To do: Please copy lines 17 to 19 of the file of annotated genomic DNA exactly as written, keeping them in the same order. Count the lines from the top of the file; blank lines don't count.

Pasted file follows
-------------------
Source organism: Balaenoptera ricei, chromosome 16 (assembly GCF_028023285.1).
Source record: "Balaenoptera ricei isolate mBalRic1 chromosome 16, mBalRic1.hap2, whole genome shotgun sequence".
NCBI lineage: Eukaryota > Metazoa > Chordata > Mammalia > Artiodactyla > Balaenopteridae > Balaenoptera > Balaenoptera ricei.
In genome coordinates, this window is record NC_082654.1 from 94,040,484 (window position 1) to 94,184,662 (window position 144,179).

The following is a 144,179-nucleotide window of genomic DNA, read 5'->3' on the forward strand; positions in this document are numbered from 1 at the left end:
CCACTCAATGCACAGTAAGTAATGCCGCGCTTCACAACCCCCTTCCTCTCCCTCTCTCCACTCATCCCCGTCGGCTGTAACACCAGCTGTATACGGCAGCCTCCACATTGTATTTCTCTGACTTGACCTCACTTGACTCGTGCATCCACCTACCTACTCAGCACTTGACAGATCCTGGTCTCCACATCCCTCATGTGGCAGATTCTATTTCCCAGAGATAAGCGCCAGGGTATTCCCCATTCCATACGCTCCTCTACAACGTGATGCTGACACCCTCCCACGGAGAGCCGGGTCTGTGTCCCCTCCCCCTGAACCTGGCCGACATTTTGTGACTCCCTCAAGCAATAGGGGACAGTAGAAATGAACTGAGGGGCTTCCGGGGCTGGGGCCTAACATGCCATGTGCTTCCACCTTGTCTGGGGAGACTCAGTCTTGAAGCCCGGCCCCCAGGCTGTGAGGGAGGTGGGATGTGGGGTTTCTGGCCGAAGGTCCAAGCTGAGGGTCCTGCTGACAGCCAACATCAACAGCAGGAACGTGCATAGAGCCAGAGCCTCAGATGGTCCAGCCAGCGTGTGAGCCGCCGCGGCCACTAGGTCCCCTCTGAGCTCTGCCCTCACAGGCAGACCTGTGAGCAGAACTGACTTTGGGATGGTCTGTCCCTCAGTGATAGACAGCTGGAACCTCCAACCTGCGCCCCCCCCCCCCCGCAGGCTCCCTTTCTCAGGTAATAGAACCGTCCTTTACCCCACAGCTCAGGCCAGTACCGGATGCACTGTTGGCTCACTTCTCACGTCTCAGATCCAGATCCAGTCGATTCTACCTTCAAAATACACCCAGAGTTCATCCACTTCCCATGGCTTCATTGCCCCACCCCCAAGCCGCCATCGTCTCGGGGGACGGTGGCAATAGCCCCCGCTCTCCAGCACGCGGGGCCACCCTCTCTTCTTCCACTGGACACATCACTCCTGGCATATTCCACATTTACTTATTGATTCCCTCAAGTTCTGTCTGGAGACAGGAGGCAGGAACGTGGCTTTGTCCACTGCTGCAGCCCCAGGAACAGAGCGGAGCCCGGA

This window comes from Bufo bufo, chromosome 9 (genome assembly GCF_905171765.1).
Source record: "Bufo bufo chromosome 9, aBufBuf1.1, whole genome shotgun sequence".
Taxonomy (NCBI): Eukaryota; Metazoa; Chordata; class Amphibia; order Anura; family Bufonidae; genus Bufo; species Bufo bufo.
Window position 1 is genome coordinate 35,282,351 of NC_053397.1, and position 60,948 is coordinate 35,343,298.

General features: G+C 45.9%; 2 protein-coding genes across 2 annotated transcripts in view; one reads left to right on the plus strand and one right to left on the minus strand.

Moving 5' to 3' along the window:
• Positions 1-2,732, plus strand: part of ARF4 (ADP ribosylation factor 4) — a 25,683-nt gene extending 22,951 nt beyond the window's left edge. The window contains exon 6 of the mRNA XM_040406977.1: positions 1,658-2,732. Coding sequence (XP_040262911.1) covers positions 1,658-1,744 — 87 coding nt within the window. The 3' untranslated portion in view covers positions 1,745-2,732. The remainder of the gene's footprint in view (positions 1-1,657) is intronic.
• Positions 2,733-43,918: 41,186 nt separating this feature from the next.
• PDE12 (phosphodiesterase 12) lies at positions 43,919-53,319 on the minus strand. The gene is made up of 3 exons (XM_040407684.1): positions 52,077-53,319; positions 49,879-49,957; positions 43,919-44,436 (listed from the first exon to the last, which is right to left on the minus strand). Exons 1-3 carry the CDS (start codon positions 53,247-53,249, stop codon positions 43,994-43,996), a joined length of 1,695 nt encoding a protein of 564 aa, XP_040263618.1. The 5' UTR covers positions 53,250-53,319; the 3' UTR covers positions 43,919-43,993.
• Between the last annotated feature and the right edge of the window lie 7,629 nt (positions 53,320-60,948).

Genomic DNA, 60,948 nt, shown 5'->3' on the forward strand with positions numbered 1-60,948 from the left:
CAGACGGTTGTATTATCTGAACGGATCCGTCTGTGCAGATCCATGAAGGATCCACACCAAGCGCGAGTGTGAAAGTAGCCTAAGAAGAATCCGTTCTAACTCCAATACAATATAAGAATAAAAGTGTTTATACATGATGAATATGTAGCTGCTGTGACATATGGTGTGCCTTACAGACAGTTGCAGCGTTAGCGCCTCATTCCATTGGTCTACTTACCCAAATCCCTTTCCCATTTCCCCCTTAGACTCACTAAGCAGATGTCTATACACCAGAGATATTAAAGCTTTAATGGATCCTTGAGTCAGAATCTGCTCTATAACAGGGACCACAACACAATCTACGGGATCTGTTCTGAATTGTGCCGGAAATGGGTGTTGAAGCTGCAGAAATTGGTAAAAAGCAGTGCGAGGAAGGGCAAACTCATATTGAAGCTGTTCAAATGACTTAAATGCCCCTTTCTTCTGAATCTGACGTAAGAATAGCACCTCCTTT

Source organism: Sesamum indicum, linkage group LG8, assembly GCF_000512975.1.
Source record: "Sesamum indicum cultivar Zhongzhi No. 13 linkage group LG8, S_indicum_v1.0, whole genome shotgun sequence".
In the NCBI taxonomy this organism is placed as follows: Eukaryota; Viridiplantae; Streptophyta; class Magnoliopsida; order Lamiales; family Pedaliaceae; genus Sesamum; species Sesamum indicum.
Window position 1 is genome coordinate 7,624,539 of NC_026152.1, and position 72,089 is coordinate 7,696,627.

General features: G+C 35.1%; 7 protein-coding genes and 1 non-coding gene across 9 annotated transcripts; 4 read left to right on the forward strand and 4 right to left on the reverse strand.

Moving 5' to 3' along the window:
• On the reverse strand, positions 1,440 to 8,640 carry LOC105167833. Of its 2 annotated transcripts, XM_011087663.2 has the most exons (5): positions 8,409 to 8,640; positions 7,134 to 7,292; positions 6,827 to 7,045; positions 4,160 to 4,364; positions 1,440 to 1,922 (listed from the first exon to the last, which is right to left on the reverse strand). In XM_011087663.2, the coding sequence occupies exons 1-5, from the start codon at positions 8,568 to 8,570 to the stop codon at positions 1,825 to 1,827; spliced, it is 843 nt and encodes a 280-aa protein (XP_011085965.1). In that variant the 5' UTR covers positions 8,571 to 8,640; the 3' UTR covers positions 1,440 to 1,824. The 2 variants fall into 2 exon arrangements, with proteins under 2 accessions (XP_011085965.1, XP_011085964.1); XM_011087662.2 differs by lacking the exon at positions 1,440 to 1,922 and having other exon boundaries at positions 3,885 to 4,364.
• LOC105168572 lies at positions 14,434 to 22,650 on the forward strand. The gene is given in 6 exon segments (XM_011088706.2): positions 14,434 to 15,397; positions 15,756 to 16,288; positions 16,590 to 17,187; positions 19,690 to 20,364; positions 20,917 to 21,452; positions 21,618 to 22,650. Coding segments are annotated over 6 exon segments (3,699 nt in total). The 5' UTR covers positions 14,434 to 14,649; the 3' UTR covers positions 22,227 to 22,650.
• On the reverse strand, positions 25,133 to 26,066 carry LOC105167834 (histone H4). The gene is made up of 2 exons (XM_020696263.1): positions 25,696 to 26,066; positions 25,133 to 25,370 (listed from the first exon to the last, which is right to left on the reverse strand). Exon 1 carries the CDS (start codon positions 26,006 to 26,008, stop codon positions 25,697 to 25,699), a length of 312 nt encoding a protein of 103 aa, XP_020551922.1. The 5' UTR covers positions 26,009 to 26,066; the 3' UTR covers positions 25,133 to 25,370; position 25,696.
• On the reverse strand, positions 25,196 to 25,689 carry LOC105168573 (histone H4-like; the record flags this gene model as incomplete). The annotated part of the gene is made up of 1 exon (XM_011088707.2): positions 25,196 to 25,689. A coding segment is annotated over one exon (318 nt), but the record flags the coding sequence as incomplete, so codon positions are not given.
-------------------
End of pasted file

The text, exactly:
Genomic DNA, 60,948 nt, shown 5'->3' on the forward strand with positions numbered 1-60,948 from the left:
CAGACGGTTGTATTATCTGAACGGATCCGTCTGTGCAGATCCATGAAGGATCCACACCAAGCGCGAGTGTGAAAGTAGCCTAAGAAGAATCCGTTCTAACTCCAATACAATATAAGAATAAAAGTGTTTATACATGATGAATATGTAGCTGCTGTGACATATGGTGTGCCTTACAGACAGTTGCAGCGTTAGCGCCTCATTCCATTGGTCTACTTACCCAAATCCCTTTCCCATTTCCCCCTTAGACTCACTAAGCAGATGTCTATACACCAGAGATATTAAAGCTTTAATGGATCCTTGAGTCAGAATCTGCTCTATAACAGGGACCACAACACAATCTACGGGATCTGTTCTGAATTGTGCCGGAAATGGGTGTTGAAGCTGCAGAAATTGGTAAAAAGCAGTGCGAGGAAGGGCAAACTCATATTGAAGCTGTTCAAATGACTTAAATGCCCCTTTCTTCTGAATCTGACGTAAGAATAGCACCTCCTTT

Source organism: Sesamum indicum, linkage group LG8, assembly GCF_000512975.1.